PAGCOR implies hypocrisy in Quezon City casino fight

PAGCOR implies hypocrisy in Quezon City casino fight

Despite pressure from the Philippine Amusement and Gaming Corporation (PAGCOR), Quezon City Vice Mayor Joy Belmonte has not backed down from her city’s new ordinance, which would charge locals a fee for entering a new Bloomberry casino in the city. In a press statement sent to, PAGCOR continues to argue Belmonte has crossed a line.

PAGCOR implies hypocrisy in Quezon City casino fightAs has become their habit, PAGCOR continues to point to legal precedent of what will happen if Belmonte forces a court case. This new statement points to three court decisions that they believe will foreshadow a loss for Quezon City, if the ordinance isn’t repealed first.

In the 1991 case of ‘Basco vs. PAGCOR,’ the court ruled that PAGCOR’s charter gives them the sole right to set taxes and fees for gambling operations. Cities can only tax up to the limitations of what the national congress allows. This should remove the ability of Quezon City to impose its local fee.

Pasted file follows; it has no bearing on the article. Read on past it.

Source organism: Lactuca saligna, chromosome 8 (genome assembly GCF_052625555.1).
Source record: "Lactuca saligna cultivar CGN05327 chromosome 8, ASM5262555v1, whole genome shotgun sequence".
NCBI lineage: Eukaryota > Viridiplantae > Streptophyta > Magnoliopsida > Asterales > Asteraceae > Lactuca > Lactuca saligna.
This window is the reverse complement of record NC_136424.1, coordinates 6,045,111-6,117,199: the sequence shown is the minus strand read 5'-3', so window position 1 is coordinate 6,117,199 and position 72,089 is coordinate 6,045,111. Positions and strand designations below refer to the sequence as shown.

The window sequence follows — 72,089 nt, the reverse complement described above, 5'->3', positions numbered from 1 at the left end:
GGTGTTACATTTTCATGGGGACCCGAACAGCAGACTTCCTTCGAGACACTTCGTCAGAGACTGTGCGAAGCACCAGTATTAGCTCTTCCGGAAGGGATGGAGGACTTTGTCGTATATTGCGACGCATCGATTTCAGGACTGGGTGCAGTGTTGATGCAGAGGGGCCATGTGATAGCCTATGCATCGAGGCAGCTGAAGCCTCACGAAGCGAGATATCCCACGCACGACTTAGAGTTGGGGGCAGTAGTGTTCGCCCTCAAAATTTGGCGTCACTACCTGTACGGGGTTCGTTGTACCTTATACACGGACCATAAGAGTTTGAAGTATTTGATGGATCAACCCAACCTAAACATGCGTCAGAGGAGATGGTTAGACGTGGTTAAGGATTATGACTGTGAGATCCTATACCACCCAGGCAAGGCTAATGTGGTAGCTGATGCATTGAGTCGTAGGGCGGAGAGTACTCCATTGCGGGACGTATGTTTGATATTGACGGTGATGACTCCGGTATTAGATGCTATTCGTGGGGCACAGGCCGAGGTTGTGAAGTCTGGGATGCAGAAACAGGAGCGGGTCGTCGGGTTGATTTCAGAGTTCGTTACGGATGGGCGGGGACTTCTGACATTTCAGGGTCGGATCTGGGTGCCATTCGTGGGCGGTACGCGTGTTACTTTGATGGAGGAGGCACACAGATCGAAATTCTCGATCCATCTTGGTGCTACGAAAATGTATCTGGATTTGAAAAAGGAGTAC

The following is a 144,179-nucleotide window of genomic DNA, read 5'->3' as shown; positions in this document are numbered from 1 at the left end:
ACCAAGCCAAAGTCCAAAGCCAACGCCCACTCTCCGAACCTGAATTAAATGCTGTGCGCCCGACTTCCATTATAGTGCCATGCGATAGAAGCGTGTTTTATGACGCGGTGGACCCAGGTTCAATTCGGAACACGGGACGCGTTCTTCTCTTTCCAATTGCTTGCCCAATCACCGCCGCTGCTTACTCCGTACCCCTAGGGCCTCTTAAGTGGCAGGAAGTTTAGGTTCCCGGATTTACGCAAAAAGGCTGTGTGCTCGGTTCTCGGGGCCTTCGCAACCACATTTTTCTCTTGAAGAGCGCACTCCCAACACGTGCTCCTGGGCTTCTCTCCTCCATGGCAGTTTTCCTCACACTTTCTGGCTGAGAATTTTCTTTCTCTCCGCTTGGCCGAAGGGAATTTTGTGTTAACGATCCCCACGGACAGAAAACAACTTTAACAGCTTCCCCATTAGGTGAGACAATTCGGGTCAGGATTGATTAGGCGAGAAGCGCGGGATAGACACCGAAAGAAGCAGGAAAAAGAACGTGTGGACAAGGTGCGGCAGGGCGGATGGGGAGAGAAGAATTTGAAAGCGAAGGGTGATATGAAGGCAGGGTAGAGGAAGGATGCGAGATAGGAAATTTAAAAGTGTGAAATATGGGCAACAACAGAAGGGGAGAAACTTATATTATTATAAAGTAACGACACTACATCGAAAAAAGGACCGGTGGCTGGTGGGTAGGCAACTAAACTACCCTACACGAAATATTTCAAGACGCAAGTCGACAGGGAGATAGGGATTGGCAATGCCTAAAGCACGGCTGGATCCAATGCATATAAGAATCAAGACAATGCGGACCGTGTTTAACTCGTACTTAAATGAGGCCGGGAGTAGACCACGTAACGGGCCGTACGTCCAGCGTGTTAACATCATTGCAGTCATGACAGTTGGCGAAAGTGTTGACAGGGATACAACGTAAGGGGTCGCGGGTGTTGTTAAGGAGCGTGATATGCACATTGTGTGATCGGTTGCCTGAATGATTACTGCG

Then to add on to that, they cite the 1994 ruling of ‘City of Cagayan de Oro vs. Pryce and PAGCOR,’ where the court determined that municipal governments are only agents of the national government, and “cannot be superior to Congress from which they derive their powers.”

The final case they cite is the 2016 ruling of ‘Herbert Bautista vs PAGCOR’ (Bautista is the current outgoing mayor of Quezon City), in which the court ruled that PAGCOR does not pay local taxes except in very specific conditions.

With these cases combined, as well as the other ones PAGCOR previously cited, they feel it’s clear that Quezon City can’t legally apply their new ordinance. Going beyond that though, PAGCOR implies the city is guilty of straight-up hypocrisy.

Belmonte has previously argued that the ordinance is to discourage locals from gambling as a safeguard against problem gambling. PAGCOR implies she can’t be serious, as the city has allowed 97 electronic gaming sites in Quezon City to operate as of February 27, 2019, of which 63 are bingo sites, and 34 are eGames parlors.

I’ve personally been to some of these bingo sites, and they offer limits rivaling slot machines at many casinos. My mother-in-law’s favorite machine allows bets of as much as PHP2,000 ($38) with the single press of a button, and other machines allow even higher bets. For some residents of Quezon City, that can represent more than a week’s salary lost in seconds.

We’ll have to wait and see if Belmonte continues on with her new ordinance and goes to court against PAGCOR, and even possibly reconsider the electronic gaming sites the city currently has.